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Go Throw Your Tomatoes at Someone Else - 62%

MutantClannfear, January 18th, 2011

Despite what most modern black metal fans will want you to believe, Cradle of Filth isn't all that bad. Eccentric and mediocre, maybe, but it's no Brokencyde in terms of shittiness. Midian is an album that, though bland and overly theatrical at times, satisfies the listener with its crushing riffs that are some of the heaviest noises resembling gothic metal out there.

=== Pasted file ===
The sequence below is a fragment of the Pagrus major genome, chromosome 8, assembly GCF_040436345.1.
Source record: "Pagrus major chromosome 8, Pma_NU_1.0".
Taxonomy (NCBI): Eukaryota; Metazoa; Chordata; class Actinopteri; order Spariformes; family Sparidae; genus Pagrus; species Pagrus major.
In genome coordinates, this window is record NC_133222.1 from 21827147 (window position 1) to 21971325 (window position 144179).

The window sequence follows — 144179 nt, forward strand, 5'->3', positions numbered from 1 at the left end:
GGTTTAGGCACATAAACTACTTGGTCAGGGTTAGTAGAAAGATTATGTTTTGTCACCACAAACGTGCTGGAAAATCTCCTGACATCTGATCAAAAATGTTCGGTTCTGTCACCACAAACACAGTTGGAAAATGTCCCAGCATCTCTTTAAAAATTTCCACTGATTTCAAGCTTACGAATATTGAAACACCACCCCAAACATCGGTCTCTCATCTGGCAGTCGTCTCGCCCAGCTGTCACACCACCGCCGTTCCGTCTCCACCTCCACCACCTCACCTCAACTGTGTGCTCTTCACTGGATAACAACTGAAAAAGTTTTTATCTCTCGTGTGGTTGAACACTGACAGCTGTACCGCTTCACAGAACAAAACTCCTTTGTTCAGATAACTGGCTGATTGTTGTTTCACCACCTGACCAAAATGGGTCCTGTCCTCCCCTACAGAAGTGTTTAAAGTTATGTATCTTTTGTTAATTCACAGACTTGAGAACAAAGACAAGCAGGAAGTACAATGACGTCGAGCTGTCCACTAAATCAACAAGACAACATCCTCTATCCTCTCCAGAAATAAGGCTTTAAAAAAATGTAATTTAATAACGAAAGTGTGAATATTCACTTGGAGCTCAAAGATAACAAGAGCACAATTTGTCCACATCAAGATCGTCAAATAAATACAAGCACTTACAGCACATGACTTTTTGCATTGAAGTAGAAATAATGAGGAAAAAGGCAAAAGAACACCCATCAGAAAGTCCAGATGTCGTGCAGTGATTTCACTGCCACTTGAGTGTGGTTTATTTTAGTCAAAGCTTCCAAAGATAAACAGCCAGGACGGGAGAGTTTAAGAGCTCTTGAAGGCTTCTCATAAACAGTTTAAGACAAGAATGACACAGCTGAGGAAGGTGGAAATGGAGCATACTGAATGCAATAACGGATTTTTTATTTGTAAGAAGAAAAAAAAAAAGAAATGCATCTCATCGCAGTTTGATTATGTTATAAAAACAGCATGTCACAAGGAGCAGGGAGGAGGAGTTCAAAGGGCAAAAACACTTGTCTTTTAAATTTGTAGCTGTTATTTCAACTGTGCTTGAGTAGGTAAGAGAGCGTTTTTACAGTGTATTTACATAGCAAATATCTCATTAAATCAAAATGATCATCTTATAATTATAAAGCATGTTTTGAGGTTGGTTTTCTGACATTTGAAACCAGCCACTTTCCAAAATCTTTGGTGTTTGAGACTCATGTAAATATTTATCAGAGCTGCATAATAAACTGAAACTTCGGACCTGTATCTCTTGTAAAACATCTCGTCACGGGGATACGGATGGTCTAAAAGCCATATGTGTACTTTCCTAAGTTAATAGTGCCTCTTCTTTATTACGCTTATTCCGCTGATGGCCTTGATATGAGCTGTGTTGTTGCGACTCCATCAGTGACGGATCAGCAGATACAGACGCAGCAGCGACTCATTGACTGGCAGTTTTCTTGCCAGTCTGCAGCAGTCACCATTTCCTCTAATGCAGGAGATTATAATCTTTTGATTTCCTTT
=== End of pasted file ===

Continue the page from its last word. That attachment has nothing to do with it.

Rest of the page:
If you come into this album looking for anything like conventional black metal, you may as well turn around and head out the door. This is hardly black metal in any way: the screams aren't raspy in the loosest sense, the riffs resemble death metal more than black metal, and then you add in the synth elements which are the nail in the coffin. This is Cradle of Filth displaying their new gothic metal sound, stripping away whatever resembled black metal in favor of a much more mourning, melodic sound.